On 5th July, 2019, India’s finance minister Mrs. Nirmala Sitharaman presented the first Union Budget after the much-anticipated General Elections this year. While many believed that given the mandate which government had this time, it could be one of those revolutionary path-breaking budgets which will fire up the animal instincts of economy and boost growth. However, none of it happened and the common perception is that budget is more of a socialist dole-out and carefully avoids any big structural reforms. Here, I will go on to explain five such measures, which the markets have been particularly unhappy about:
1. Borrowing through the overseas bond market
One of the main announcements by the government was the intent to borrow money (Approximately $10 billion) by issuing government securities in the overseas market. Currently, India’s external debt to GDP ratio is one of the lowest at about 5%, which it can afford to increase. But why borrow from overseas markets? The main reason is that the government is currently crowding out India’s debt market. In such a scenario, it becomes difficult for private enterprises to borrow from the market. Also, this overseas borrowing will help the government keep stable on their aggressive fiscal deficit, which brings us to the second important takeaway from the budget. However, the flip side of this can be very harmful if not managed carefully. This precisely was the reason for South-East Asian economies crashing in late 90’s. If not managed carefully, this could spiral into a vicious cycle of debt downgrade. As we write this article, the decision to borrow externally have been put on hold given the tough resistance it was facing from many sections.
2. Fiscal deficit
These are two words along with a figure that have been floating around in the business circles for quite some time now. Every government has multiple sources of income like taxation, sale of sovereign bonds and profits from public companies. On the other hand, governments also end up spending quite a lot of money on projects for public good like infrastructure or government schools and colleges etc. Fiscal deficit is the term used to denote the gap between a governments’ spending and it’s income. When the fiscal deficit number becomes too high, then you know that a country is living beyond it’s means and can lead to destabilizing an economy of any size leading to spiraling effects. In this budget, the Indian government has set a target of limiting the fiscal deficit to 3.3%, down by 0.1% from the interim budget in February. This they believe will come through higher incomes from aspects like higher GST collection and be controlling their expenditure. Expectations from this budget were not so much around containing fiscal deficit as they were around given a fiscal boost to revive flagging growth. However, none of it happened and markets seem to have disliked the idea of prioritizing fiscal prudence over growth.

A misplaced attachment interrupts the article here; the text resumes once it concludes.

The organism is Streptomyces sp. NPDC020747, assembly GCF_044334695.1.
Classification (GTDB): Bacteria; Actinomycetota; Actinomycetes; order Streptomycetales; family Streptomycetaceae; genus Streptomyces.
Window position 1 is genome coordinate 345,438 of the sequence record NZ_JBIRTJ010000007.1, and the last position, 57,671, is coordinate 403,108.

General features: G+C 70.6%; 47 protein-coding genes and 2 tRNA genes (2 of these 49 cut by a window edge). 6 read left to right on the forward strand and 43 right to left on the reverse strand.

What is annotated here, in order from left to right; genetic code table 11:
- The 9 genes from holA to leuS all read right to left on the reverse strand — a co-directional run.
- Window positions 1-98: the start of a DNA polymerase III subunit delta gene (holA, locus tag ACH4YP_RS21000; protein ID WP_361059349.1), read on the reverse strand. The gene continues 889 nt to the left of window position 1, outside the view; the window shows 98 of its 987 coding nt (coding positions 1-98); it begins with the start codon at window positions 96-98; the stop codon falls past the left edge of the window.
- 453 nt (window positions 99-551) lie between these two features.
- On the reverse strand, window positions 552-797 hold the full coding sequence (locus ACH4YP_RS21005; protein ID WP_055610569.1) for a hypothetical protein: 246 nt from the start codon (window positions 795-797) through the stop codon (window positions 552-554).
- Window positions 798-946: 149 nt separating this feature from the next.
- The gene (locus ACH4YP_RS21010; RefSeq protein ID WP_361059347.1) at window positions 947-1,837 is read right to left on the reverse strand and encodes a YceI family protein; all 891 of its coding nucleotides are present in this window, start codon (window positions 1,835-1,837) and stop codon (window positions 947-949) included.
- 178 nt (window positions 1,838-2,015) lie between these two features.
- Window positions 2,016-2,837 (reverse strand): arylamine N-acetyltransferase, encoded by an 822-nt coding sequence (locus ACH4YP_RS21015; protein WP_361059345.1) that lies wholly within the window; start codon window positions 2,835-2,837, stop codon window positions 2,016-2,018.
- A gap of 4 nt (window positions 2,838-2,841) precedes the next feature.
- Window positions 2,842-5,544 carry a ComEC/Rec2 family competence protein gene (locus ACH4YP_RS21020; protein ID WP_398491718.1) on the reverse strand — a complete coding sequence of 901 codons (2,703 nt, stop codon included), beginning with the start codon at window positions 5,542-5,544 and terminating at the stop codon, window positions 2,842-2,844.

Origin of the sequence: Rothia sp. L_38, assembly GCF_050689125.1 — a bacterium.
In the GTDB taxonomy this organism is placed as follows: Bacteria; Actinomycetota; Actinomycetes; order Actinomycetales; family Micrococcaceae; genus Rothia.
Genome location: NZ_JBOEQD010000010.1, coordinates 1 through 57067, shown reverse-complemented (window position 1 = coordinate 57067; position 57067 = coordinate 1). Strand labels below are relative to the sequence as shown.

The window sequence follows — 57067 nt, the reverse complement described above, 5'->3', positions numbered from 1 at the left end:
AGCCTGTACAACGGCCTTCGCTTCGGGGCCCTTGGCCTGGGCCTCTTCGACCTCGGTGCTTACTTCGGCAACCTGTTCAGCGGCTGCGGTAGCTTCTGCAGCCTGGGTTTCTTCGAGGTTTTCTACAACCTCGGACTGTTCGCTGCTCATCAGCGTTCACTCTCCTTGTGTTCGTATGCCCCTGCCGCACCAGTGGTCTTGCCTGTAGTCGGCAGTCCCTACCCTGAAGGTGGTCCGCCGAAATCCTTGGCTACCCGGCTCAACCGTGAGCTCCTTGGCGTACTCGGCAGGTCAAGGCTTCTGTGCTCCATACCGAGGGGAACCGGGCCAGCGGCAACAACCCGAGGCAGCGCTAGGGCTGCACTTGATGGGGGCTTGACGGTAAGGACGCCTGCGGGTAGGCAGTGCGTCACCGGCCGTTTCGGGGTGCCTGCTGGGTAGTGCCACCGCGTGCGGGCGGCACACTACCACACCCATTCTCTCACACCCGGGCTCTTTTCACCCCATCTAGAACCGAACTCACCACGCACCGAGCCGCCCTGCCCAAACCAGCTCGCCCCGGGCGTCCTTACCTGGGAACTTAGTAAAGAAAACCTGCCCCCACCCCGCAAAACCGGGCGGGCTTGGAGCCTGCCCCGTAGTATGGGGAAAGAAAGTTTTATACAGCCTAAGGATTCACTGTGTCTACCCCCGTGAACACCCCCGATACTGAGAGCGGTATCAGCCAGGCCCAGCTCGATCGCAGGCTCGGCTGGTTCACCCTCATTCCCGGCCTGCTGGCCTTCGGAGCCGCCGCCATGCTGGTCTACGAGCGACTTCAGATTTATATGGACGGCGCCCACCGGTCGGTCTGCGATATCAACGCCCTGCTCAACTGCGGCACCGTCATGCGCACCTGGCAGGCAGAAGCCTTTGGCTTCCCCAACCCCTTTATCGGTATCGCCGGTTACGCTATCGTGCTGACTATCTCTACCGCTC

3. Tax on buyback
This is one part of the budget that has got a thumbs down from the equity market. Last year, the government imposed a 20.56% Dividend Distribution Tax or DDT on equity dividends which meant that the companies had to deduct the tax at source before distributing dividends to their shareholders. As a work around, a few companies, especially big software firms, started employing a mechanism of buyback. Through a structured buyback, companies were able to offer the benefit to shareholders without the tax implication. This new tax imposition has effectively closed the doors on the same.
4. Minimum public shareholding raised from 25% to 35%
Prior to the budget, for publicly listed companies, minimum public shareholding in listed companies had to be 25%. However, in this budget the finance ministry proposed that the shareholding threshold be taken up to 35%. This proposal could end up affecting 25% of the total companies listed on the IndianExchange and about 167 companies in the BSE 500 exchange. In a market that is already wobbly and unsure in sentiment, this adds an added infusion of equity which could lead to a mismatch of supply and demand. This proposal is yet to be discussed with SEBI and could well be implemented over a period of a few years, instead of this year itself.
5. Surcharge on income tax for the rich
When it comes to individual income tax, there was only one small change announced. The surcharge for the super-rich, individuals earning Rs. 2-5 Crore and those earning more than Rs. 5 Crore annually was raised to 25% and 37% respectively. While it impacts 5000 people, this robin hood tax has been initiated with the aim of redistribution of wealth from the rich to the poor. This also has inadvertently hit FPI (Foreign portfolio investors) who are structured in a Trust format and thus, will now end up paying tax at the Maximum Marginal rate of 42.74%
When it comes to the economy or the Union budget, every small change matters a lot. More often than not, it’s the signaling by government which decides the future course of markets. And in this case, the signaling and posturing by government is not to the liking of Markets – which are reading this as a turn towards populism and socialism. Perhaps, the budget is heavy on process improvement and long-term pragmatism, completely ignoring short-term economic cycle and sentiment. Only time will tell if this will really lead to a dramatic improvement or more slowdown in the economy. Till then, Indian investors can only hope & pray for some global headwinds and low interest rate regime to ignite some action.